My Landlord Shut Off My Utilities!
Authored By: Northwest Justice Project
Read this if you are a tenant in Washington state whose landlord just shut off their utilities to try to force them to move. #6318EN
- Who is this for?
- What will you learn by reading it?
- What does the law say?
- Can a landlord ever legally cut the utilities?
- What can you do if your landlord shuts off the utilities?
- Get Legal Help
Who is this for?
A tenant in Washington state whose landlord just shut off their utilities to try to force them to move.
What will you learn by reading it?
What to do if your landlord illegally shuts off your utilities.
Where to get legal help.
What does the law say?
RCW 59.18.300 states that it is unlawful for a landlord to intentionally (on purpose) shut off utility service. This includes water, heat, electricity, or gas, except temporarily to make needed repairs.
*Washington’s state laws are called the Revised Code of Washington (RCW). The most important laws affecting tenants and landlords are in the Residential Landlord-Tenant Act (RCW 59.18).
In other words, it is illegal for a landlord to cut your utilities just to try to make you leave.
You can sue the landlord later (usually in Small Claims Court) for any financial damage you suffered because you were locked out. You can also sue for $100 per day that you did not have utilities. Read What is Small Claims Court? and How do I Sue in Small Claims Court?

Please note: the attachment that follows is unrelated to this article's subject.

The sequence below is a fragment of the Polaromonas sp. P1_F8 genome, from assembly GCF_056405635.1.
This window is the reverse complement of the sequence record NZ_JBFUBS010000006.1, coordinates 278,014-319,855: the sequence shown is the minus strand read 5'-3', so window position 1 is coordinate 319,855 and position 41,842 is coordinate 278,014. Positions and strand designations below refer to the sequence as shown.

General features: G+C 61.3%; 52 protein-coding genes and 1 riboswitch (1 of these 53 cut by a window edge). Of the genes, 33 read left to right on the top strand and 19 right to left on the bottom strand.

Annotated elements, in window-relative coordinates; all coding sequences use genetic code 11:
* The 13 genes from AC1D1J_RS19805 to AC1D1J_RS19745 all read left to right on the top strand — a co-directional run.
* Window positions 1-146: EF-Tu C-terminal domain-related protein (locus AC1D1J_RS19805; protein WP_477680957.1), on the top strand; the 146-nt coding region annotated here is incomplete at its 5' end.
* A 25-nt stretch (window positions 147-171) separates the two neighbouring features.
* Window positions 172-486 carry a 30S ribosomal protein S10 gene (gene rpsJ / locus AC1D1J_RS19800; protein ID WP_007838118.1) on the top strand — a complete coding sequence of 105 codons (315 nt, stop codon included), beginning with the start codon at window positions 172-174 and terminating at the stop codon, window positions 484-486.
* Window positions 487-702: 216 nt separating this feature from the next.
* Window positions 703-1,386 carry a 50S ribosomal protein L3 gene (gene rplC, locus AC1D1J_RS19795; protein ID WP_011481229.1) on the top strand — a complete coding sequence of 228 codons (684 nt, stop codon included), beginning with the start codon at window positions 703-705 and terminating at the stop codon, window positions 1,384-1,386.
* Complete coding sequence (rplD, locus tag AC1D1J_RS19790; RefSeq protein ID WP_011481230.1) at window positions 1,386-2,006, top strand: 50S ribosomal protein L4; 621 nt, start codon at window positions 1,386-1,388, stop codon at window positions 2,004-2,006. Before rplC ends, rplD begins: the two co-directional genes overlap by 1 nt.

Can a landlord ever legally cut the utilities?
Maybe. If your lease states that you were supposed to pay the utilities, but you did not, the utility company might shut off the utilities.
If you have “abandoned” the place–you left the rental unit and stopped paying rent without telling the landlord – the landlord may shut off the utilities.
What can you do if your landlord shuts off the utilities?
Call the sheriff. Let them know your landlord shut off your utilities without a judge's order.
The sheriff may come out and make the landlord turn the utilities back on.
Then try to get legal help.
Get Legal Help
Eviction laws and the ways courts are handling the COVID-19 crisis may change quickly and be different depending on where you live. Get the latest information and learn about help for evictions in your area on WashingtonLawHelp.org.
Visit Northwest Justice Project to find out how to get legal help.